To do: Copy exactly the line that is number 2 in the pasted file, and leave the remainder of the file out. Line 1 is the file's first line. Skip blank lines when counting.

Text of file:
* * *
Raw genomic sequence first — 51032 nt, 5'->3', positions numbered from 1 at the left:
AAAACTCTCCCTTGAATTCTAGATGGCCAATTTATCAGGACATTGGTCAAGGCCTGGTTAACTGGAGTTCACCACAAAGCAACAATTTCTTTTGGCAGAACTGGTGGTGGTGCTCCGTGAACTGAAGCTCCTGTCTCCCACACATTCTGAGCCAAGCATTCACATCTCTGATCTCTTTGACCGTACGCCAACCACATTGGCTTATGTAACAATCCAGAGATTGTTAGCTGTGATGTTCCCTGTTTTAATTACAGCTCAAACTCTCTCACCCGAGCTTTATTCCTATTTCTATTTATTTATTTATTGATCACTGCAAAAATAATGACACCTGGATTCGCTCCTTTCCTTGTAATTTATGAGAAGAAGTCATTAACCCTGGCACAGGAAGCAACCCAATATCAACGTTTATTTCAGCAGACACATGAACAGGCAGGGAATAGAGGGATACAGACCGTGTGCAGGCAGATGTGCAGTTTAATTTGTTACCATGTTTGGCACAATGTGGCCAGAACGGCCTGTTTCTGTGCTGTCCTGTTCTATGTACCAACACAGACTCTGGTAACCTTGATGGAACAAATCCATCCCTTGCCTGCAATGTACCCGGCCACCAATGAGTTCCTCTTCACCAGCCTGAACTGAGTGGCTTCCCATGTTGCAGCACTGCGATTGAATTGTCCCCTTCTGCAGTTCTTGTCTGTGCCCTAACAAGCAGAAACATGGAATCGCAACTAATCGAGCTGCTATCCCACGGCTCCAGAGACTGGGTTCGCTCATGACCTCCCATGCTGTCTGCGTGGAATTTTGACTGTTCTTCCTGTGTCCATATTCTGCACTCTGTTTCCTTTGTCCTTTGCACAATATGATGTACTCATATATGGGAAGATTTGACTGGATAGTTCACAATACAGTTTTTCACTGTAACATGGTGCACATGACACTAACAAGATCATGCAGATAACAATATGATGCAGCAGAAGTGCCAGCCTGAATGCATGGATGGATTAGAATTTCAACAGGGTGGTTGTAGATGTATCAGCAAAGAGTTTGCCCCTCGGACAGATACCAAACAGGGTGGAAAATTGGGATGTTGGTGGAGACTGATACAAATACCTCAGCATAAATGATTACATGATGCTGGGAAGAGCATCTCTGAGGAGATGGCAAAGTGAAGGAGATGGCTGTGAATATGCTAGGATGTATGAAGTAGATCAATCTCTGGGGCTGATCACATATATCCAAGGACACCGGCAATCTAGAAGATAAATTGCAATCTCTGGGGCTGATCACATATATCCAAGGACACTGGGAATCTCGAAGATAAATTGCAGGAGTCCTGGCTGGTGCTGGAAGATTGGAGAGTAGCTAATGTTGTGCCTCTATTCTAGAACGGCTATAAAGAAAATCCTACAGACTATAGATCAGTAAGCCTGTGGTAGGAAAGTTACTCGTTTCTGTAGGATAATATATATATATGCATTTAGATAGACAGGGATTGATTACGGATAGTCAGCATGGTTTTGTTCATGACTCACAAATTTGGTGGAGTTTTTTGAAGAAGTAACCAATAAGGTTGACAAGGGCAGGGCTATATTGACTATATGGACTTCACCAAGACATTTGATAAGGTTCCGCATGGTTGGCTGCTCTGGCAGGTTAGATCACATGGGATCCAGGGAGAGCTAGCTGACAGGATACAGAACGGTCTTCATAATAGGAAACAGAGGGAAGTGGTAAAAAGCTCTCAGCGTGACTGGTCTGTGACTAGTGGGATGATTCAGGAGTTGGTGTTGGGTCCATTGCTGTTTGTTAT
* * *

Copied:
AAAACTCTCCCTTGAATTCTAGATGGCCAATTTATCAGGACATTGGTCAAGGCCTGGTTAACTGGAGTTCACCACAAAGCAACAATTTCTTTTGGCAGAACTGGTGGTGGTGCTCCGTGAACTGAAGCTCCTGTCTCCCACACATTCTGAGCCAAGCATTCACATCTCTGATCTCTTTGACCGTACGCCAACCACATTGGCTTATGTAACAATCCAGAGATTGTTAGCTGTGATGTTCCCTGTTTTAATTACAGCTCAAACTCTCTCACCCGAGCTTTATTCCTATTTCTATTTATTTATTTATTGATCACTGCAAAAATAATGACACCTGGATTCGCTCCTTTCCTTGTAATTTATGAGAAGAAGTCATTAACCCTGGCACAGGAAGCAACCCAATATCAACGTTTATTTCAGCAGACACATGAACAGGCAGGGAATAGAGGGATACAGACCGTGTGCAGGCAGATGTGCAGTTTAATTTGTTACCATGTTTGGCACAATGTGGCCAGAACGGCCTGTTTCTGTGCTGTCCTGTTCTATGTACCAACACAGACTCTGGTAACCTTGATGGAACAAATCCATCCCTTGCCTGCAATGTACCCGGCCACCAATGAGTTCCTCTTCACCAGCCTGAACTGAGTGGCTTCCCATGTTGCAGCACTGCGATTGAATTGTCCCCTTCTGCAGTTCTTGTCTGTGCCCTAACAAGCAGAAACATGGAATCGCAACTAATCGAGCTGCTATCCCACGGCTCCAGAGACTGGGTTCGCTCATGACCTCCCATGCTGTCTGCGTGGAATTTTGACTGTTCTTCCTGTGTCCATATTCTGCACTCTGTTTCCTTTGTCCTTTGCACAATATGATGTACTCATATATGGGAAGATTTGACTGGATAGTTCACAATACAGTTTTTCACTGTAACATGGTGCACATGACACTAACAAGATCATGCAGATAACAATATGATGCAGCAGAAGTGCCAGCCTGAATGCATGGATGGATTAGAATTTCAACAGGGTGGTTGTAGATGTATCAGCAAAGAGTTTGCCCCTCGGACAGATACCAAACAGGGTGGAAAATTGGGATGTTGGTGGAGACTGATACAAATACCTCAGCATAAATGATTACATGATGCTGGGAAGAGCATCTCTGAGGAGATGGCAAAGTGAAGGAGATGGCTGTGAATATGCTAGGATGTATGAAGTAGATCAATCTCTGGGGCTGATCACATATATCCAAGGACACCGGCAATCTAGAAGATAAATTGCAATCTCTGGGGCTGATCACATATATCCAAGGACACTGGGAATCTCGAAGATAAATTGCAGGAGTCCTGGCTGGTGCTGGAAGATTGGAGAGTAGCTAATGTTGTGCCTCTATTCTAGAACGGCTATAAAGAAAATCCTACAGACTATAGATCAGTAAGCCTGTGGTAGGAAAGTTACTCGTTTCTGTAGGATAATATATATATATGCATTTAGATAGACAGGGATTGATTACGGATAGTCAGCATGGTTTTGTTCATGACTCACAAATTTGGTGGAGTTTTTTGAAGAAGTAACCAATAAGGTTGACAAGGGCAGGGCTATATTGACTATATGGACTTCACCAAGACATTTGATAAGGTTCCGCATGGTTGGCTGCTCTGGCAGGTTAGATCACATGGGATCCAGGGAGAGCTAGCTGACAGGATACAGAACGGTCTTCATAATAGGAAACAGAGGGAAGTGGTAAAAAGCTCTCAGCGTGACTGGTCTGTGACTAGTGGGATGATTCAGGAGTTGGTGTTGGGTCCATTGCTGTTTGTTAT